# ppointsCensored: Plotting Positions for Type I Censored Data In EnvStats: Package for Environmental Statistics, Including US EPA Guidance

## Description

Returns a list of “ordered” observations and associated plotting positions based on Type I left-censored or right-censored data. These plotting positions may be used to construct empirical cumulative distribution plots or quantile-quantile plots, or to estimate distribution parameters.

## Usage

 1 2  ppointsCensored(x, censored, censoring.side = "left", prob.method = "michael-schucany", plot.pos.con = 0.375) 

## Arguments

 x numeric vector of observations. Missing (NA), undefined (NaN), and infinite (Inf, -Inf) values are allowed but will be removed. censored numeric or logical vector indicating which values of x are censored. This must be the same length as x. If the mode of censored is "logical", TRUE values correspond to elements of x that are censored, and FALSE values correspond to elements of x that are not censored. If the mode of censored is "numeric", it must contain only 1's and 0's; 1 corresponds to TRUE and 0 corresponds to FALSE. Missing (NA) values are allowed but will be removed. censoring.side character string indicating on which side the censoring occurs. The possible values are "left" (the default) and "right". prob.method character string indicating what method to use to compute the plotting positions (empirical probabilities). Possible values are: "kaplan-meier" (product-limit method of Kaplan and Meier (1958)), "modified kaplan-meier" (modification of Kaplan-Meier method), "nelson" (hazard plotting method of Nelson (1972)), "michael-schucany" (generalization of the product-limit method due to Michael and Schucany (1986)), and "hirsch-stedinger" (generalization of the product-limit method due to Hirsch and Stedinger (1987)). The default value is prob.method="michael-schucany". The "nelson" method is only available for censoring.side="right", and the "modified kaplan-meier" method is only available for censoring.side="left". See the DETAILS section for more explanation. plot.pos.con numeric scalar between 0 and 1 containing the value of the plotting position constant. The default value is plot.pos.con=0.375. See the DETAILS section for more information. This argument is used only if prob.method is equal to "michael-schucany" or "hirsch-stedinger".

## Details

Methods for computing plotting positions for complete data sets (no censored observations) are discussed in D'Agostino, R.B. (1986a) and Cleveland (1993). For data sets with censored observations, these methods must be modified. The function ppointsCensored allows you to compute plotting positions based on any of the following methods:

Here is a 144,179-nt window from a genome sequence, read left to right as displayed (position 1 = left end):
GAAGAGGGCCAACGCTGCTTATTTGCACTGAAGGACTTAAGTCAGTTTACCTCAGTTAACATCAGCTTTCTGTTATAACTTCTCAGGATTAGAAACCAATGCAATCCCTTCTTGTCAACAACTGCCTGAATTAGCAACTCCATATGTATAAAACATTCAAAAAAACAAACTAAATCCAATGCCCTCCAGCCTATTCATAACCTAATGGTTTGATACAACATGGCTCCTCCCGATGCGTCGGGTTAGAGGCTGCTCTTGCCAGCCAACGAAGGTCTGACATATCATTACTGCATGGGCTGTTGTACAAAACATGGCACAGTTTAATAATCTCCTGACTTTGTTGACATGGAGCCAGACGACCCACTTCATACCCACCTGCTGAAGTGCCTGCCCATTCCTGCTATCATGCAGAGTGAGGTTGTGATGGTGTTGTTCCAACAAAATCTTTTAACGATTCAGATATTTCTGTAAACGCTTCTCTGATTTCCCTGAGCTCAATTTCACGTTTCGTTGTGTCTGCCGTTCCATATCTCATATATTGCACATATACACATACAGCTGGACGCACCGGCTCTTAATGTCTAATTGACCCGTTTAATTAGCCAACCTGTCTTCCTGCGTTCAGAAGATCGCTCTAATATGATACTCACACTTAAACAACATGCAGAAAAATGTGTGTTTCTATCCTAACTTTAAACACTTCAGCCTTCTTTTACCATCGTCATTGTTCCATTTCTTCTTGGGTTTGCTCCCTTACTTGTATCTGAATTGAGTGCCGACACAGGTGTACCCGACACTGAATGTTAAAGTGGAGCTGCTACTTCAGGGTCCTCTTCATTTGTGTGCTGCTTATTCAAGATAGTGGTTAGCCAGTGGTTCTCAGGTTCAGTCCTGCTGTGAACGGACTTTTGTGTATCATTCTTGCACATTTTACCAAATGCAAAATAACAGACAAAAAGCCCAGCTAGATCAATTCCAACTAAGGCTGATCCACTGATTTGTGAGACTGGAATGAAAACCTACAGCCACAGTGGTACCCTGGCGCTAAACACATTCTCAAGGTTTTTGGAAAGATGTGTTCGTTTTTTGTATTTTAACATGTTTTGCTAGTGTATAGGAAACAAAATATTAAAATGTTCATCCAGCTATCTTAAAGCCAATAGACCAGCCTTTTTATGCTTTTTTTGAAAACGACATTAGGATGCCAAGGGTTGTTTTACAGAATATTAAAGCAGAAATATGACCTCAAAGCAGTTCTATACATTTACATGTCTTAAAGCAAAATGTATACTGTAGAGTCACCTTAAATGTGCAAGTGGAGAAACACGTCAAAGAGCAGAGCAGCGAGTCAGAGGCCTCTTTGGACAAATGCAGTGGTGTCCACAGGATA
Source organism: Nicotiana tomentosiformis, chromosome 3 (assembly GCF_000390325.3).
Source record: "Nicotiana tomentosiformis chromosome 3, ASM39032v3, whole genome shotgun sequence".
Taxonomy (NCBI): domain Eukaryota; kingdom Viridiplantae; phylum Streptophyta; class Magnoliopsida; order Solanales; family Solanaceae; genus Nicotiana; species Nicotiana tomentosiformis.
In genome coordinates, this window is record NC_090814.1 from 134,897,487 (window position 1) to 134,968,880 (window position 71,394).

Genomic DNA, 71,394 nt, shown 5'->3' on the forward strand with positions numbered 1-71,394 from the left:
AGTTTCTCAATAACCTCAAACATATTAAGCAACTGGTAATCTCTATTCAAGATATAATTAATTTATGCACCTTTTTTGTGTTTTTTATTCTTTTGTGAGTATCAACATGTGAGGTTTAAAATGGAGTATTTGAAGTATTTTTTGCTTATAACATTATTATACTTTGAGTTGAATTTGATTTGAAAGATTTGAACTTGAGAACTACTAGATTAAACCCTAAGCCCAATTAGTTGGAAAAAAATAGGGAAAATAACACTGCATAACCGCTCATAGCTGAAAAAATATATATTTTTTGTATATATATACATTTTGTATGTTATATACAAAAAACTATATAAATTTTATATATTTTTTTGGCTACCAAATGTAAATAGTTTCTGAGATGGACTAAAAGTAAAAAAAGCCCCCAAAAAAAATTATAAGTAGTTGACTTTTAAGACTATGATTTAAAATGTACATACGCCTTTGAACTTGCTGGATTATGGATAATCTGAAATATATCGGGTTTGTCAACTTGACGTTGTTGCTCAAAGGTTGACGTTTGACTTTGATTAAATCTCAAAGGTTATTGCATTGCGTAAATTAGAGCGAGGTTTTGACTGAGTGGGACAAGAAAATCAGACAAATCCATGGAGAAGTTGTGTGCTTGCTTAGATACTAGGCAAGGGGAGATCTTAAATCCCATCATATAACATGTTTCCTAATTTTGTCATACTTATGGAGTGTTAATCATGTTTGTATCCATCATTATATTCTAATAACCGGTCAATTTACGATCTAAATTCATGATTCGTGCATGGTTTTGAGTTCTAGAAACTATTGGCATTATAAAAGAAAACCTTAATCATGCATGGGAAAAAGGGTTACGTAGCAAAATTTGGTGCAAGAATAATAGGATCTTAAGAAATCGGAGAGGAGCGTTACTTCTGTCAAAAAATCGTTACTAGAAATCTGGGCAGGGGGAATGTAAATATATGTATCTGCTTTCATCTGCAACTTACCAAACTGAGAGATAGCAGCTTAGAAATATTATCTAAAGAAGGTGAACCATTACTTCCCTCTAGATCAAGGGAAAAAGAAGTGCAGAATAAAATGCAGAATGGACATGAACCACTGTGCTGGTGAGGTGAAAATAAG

• Product-limit method of Kaplan and Meier (1958) (prob.method="kaplan-meier").

• Hazard plotting method of Nelson (1972) (prob.method="nelson").

• Generalization of the product-limit method due to Michael and Schucany (1986)
(prob.method="michael-schucany") (the default).

• Generalization of the product-limit method due to Hirsch and Stedinger (1987)
(prob.method="hirsch-stedinger").

Let \underline{x} denote a random sample of N observations from some distribution. Assume n (0 < n < N) of these observations are known and c (c=N-n) of these observations are all censored below (left-censored) or all censored above (right-censored) at k fixed censoring levels

T_1, T_2, …, T_K; \; K ≥ 1 \;\;\;\;\;\; (1)

For the case when K ≥ 2, the data are said to be Type I multiply censored. For the case when K=1, set T = T_1. If the data are left-censored and all n known observations are greater than or equal to T, or if the data are right-censored and all n known observations are less than or equal to T, then the data are said to be Type I singly censored (Nelson, 1982, p.7), otherwise they are considered to be Type I multiply censored.

Let c_j denote the number of observations censored below or above censoring level T_j for j = 1, 2, …, K, so that

∑_{i=1}^K c_j = c \;\;\;\;\;\; (2)

Let x_{(1)}, x_{(2)}, …, x_{(N)} denote the “ordered” observations, where now “observation” means either the actual observation (for uncensored observations) or the censoring level (for censored observations). For right-censored data, if a censored observation has the same value as an uncensored one, the uncensored observation should be placed first. For left-censored data, if a censored observation has the same value as an uncensored one, the censored observation should be placed first.

Note that in this case the quantity x_{(i)} does not necessarily represent the i'th “largest” observation from the (unknown) complete sample.